Cyrano de Bergerac — Anyone who has ever felt self-conscious about their appearance can sympathize with the beloved Cyrano, who manages to compensate for his humongous nose with skills as a swordsman, poet and sage.
Cyrano yearns for the beautiful Roxane, but is too shy to pursue her. He comes to learn that Roxane is drawn to the handsome but inarticulate Christian. Cyrano decides to write fervid love letters to Roxane in Christian’s name.
The Roundabout Theatre Company production is playing at the American Airlines Theatre, 227 W. 42nd St. Go to www.roundabouttheatre.org.
Dead Accounts — Katie Holmes plays Lorna, a young Cincinnati woman who has been living at home taking care of her parents. Unexpectedly, her brother Jack returns home from New York City. The family is puzzled to say the least and wonders what’s behind Jack’s sudden appearance.
The comedy raises such questions as “what defines a person’s home?” and “can you go home again?”
At the Music Box Theatre, 239 W. 45th St. Go to www.DeadAccountsOnBroadway.com.
Glengarry Glen Ross — David Mamet’s Pulitzer Prize-winning drama tells the story of a real estate firm where the older salesmen are fighting for their jobs in the face of both the company’s young bucks and a hostile, newly hired boss.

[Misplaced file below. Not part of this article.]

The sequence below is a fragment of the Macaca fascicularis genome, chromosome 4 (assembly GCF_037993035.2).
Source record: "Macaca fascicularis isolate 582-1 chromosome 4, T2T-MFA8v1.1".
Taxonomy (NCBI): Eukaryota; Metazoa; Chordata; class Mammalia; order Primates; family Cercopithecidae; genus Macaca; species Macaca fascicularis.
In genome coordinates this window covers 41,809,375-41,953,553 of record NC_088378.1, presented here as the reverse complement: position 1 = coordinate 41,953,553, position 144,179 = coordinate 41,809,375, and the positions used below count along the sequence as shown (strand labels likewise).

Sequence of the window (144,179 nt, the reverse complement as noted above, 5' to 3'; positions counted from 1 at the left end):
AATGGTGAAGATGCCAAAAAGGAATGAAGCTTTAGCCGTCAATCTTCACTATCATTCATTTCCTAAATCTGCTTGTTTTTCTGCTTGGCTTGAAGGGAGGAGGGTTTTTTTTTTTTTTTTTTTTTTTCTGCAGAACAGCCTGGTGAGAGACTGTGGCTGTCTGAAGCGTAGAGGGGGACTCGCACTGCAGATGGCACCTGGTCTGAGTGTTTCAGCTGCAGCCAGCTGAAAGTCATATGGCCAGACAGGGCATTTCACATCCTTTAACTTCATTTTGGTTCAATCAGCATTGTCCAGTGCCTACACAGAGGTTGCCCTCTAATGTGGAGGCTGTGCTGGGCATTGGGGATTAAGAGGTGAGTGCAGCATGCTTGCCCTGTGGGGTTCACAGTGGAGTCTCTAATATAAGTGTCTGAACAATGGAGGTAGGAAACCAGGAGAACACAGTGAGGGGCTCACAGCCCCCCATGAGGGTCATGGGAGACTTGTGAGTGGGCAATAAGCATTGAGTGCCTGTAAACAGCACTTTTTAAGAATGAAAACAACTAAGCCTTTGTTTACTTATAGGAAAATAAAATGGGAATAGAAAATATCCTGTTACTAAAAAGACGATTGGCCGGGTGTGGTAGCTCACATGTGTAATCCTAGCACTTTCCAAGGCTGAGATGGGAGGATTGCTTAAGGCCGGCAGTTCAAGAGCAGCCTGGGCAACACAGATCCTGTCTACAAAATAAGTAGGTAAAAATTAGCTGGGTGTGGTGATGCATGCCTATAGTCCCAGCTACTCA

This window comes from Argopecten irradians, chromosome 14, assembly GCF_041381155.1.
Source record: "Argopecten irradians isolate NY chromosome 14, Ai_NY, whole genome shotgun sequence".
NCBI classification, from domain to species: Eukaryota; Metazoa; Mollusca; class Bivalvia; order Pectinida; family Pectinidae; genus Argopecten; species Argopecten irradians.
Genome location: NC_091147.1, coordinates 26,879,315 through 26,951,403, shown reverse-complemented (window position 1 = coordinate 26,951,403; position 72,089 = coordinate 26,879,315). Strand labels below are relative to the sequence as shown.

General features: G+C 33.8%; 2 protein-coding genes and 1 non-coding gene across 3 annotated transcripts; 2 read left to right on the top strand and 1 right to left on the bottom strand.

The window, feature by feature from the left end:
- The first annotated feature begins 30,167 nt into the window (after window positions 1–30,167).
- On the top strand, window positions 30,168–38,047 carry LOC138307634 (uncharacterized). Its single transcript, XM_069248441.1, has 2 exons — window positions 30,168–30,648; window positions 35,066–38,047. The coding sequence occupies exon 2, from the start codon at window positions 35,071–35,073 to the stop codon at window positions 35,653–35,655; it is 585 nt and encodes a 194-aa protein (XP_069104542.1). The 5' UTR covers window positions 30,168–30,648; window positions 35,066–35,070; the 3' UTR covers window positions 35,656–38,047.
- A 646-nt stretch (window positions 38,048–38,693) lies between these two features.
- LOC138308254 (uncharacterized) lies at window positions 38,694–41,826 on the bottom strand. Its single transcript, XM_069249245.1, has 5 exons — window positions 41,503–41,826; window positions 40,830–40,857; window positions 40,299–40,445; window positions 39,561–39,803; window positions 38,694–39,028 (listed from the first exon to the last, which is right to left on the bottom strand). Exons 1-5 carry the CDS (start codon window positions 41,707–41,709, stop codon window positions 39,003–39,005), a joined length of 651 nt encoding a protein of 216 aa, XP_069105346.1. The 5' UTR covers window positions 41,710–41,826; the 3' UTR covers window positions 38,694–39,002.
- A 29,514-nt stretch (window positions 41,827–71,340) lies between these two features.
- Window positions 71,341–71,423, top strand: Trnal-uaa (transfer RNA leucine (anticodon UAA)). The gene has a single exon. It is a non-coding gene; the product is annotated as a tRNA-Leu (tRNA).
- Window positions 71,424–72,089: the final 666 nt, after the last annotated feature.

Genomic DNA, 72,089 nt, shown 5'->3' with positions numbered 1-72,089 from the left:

Al Pacino, who was nominated for his portrayal of the slick Ricky Roma in the 1992 film version of Glengarry, is now cast as Shelly Levene, a struggling salesman.
At the Gerald Schoenfeld Theatre, 236 W. 45th St. Go to www.GlengarryBroadway.com.
Grace — The play starts with three murders and a suicide. The corpses suddenly rise up to act out the last moments of their lives.
Before the final curtain, the characters have reexamined their beliefs, with rather surprising results. Grace examines such elusive paradoxes as believing vs. knowing, and coincidence vs. fate, according to a publicity release for the production.
Steve, a minister, and his wife, move to Florida to start a string of Christian-themed hotels.
Their methodical world is turned on its head by a rocket scientist, as well as a German-born bug exterminator played by television icon Ed Asner, who returns to Broadway after nearly a quarter century.